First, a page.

By Richard Walker —
The unstoppable march of Muslim migrants into Europe has forced a number of these countries to restore their borders, and has led to senior North Atlantic Treaty Organization (NATO) figures blaming Russia for the crisis.
The blame game has gained momentum as tens of thousands of migrants continue to flow monthly from Syria to Turkey and onward into Greece, with most of them determined to make their way to the European Union’s (EU) richest nations, including Germany, Austria, France, Sweden, and Denmark.
The Germans are already facing a crisis of unprecedented proportions, having accepted over 1 million migrants in 2015, the majority of whom were young men.
In January 2016, an additional 90,000 migrants reached Greece from Turkey. Of that number, 20,000 found their way into Macedonia, forcing that country’s military to erect border fences.
By most estimates, a further 1 million migrants could end up in the EU by the close of 2017.
Turkey, despite pleas from EU states, has enabled the migrant flow. A Brussels-based diplomat AMERICAN FREE PRESS spoke with pointed an accusing finger at Turkey.
It has been argued that the only way to end the migrant exodus is for the West to join the Turks and Saudis in an invasion of Syria to create safe havens and no-fly zone.
The diplomat, however, pointed out that Turkey’s real aim is to overthrow the Assad government and to build a Sunni-controlled Syria led by extreme Islamists indebted to the Turks and Saudis.
Russia is, of course, aware of Turkey’s cynical maneuvering, and has warned it will confront any invasion force.
The Europe refugee crisis has the potential to break apart the EU as evidenced by the fact that Bulgaria, Macedonia, Romania, and Hungary are building walls and fences, and other nations in what is called the 26-nation Schengen Zone are reinstalling border checkpoints.
All of this has EU chiefs on edge. The free flow of EU residents, if stopped, would make the ideal of one currency and passport-free travel redundant, thereby collapsing the European community experiment.
There is also a real risk the sheer numbers of migrants will bankrupt some nations sooner rather than later.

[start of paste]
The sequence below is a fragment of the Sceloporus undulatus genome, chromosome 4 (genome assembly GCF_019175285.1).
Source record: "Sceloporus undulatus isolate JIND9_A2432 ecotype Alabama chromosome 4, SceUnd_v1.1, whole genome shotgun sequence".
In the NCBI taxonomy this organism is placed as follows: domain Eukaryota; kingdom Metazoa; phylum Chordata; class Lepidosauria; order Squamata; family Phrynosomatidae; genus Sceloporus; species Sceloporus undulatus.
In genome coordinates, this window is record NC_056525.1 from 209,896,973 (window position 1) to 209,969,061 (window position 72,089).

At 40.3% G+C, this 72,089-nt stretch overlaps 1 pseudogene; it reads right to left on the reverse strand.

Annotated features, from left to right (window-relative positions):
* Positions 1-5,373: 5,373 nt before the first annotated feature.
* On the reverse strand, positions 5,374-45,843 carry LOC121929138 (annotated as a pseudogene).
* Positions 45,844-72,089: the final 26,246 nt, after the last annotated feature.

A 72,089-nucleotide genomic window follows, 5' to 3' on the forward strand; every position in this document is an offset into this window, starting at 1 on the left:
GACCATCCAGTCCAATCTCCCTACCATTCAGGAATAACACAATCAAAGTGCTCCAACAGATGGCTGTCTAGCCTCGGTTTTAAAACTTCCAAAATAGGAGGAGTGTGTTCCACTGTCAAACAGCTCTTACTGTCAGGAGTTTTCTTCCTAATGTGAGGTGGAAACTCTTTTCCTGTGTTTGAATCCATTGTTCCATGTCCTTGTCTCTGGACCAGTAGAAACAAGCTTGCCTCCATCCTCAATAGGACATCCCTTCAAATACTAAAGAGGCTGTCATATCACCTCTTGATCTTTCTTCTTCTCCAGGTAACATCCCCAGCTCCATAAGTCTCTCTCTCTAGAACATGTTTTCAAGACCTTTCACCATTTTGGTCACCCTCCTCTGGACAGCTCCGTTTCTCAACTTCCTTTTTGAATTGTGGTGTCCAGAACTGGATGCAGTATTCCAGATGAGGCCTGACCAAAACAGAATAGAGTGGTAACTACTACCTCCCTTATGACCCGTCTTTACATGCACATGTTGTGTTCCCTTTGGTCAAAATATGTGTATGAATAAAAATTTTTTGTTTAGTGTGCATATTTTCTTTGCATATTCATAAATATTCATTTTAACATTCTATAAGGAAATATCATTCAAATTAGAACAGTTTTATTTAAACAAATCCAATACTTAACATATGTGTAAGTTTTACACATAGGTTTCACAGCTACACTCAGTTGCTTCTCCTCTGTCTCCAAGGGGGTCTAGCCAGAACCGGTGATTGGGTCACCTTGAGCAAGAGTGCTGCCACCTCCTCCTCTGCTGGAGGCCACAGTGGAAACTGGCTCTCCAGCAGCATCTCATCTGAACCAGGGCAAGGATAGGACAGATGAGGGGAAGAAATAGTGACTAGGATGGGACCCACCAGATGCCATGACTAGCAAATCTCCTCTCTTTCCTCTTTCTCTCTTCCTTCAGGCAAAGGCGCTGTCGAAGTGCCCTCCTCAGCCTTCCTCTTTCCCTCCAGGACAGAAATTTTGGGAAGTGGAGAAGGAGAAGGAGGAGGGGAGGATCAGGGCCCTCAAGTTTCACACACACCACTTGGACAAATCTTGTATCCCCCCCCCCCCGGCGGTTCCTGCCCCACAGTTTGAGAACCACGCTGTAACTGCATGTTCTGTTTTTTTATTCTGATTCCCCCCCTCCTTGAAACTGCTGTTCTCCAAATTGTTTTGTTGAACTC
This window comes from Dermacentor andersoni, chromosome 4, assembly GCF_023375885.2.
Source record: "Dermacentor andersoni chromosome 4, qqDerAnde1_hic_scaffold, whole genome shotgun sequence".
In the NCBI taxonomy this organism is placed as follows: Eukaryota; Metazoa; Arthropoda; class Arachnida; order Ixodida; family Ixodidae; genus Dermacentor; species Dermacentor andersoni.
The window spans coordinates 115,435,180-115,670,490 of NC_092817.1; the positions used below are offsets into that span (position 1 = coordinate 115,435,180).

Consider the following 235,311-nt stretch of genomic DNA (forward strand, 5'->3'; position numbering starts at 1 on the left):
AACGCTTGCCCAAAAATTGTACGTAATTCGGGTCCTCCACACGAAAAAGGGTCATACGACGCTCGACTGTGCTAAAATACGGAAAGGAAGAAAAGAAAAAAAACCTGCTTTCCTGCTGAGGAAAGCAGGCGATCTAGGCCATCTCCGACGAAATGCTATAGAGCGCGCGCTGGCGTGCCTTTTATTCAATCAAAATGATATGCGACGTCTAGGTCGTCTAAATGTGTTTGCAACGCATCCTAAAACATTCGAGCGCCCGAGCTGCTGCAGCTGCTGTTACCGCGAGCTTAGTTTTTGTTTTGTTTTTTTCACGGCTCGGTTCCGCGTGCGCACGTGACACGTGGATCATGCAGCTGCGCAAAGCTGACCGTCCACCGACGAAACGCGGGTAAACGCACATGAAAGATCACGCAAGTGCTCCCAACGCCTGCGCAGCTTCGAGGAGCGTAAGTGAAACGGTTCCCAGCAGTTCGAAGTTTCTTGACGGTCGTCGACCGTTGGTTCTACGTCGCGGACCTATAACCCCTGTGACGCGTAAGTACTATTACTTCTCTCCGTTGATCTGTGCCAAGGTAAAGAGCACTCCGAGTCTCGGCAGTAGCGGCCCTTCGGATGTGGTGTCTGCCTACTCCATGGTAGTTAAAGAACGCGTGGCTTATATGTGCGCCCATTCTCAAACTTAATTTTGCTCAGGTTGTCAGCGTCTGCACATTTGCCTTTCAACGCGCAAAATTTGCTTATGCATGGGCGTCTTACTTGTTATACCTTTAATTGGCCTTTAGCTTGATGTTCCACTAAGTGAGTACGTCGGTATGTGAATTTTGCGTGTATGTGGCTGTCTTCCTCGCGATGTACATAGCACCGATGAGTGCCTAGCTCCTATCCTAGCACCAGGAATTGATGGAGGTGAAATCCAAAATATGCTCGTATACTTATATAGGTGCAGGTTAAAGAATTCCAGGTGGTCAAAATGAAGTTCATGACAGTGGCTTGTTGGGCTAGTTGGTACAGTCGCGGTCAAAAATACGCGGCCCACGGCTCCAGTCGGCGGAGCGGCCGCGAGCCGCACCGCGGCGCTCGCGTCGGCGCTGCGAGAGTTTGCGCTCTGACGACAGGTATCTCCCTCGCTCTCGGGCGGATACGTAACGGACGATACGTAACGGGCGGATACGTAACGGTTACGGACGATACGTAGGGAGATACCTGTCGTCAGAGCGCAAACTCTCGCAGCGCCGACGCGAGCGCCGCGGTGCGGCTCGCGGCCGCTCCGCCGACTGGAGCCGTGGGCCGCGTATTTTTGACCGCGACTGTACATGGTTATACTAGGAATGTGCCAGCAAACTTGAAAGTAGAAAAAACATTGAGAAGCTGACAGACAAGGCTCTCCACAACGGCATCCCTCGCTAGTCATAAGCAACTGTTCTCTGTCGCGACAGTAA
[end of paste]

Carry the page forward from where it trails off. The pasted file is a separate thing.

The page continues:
There is no consensus among EU leaders about how to deal with the continued increase in refugee numbers, yet NATO has begun blaming Russia. Anti-Russian bias lies at the heart of NATO’s command structure, starting with its boss, Jens Stoltenberg, a former Norwegian prime minister. After his appointment in 2014, he made it clear he favored expanding NATO’s borders to the edges of Russia. He has consistently condemned Russia’s bombing campaign against Islamic State (ISIS).
Some of his critics point to him being a neocon with Jewish roots and a pro-Israel bias. He has alleged that Russia has been targeting moderate elements in Syria, a charge, which has no substance since the so-called “moderate elements” are led by the al-Nusra Front, al Qaeda and ISIS.
But Stoltenberg is not alone in trying to attribute Europe’s migrant crisis to Moscow’s war against ISIS. NATO’s top U.S. general, Philip M. Breedlove, has accused Russia of “weaponizing” the migrant flow to create chaos in Europe. Breedlove’s analysis ignores the fact that ISIS has never needed a migrant crisis to get its operatives into Europe. Many terrorists trained by ISIS and its affiliates were born in Europe, and have European passports and safe houses.
He fails to acknowledge that Russia, too, faces terrorist threats as a direct result of the chaos Western policies have generated across the Middle East, with Libya the latest example of a large terrorist haven.
Missing from NATO’s latest Middle East focus is any mention of the claim by Dahham al-Anzi, one of Saudi Arabia’s leading commentators, that the Saudis acquired a nuclear device two years ago. He says the international community knew all about it.
Richard Walker is the pen name of a former N.Y. news producer.
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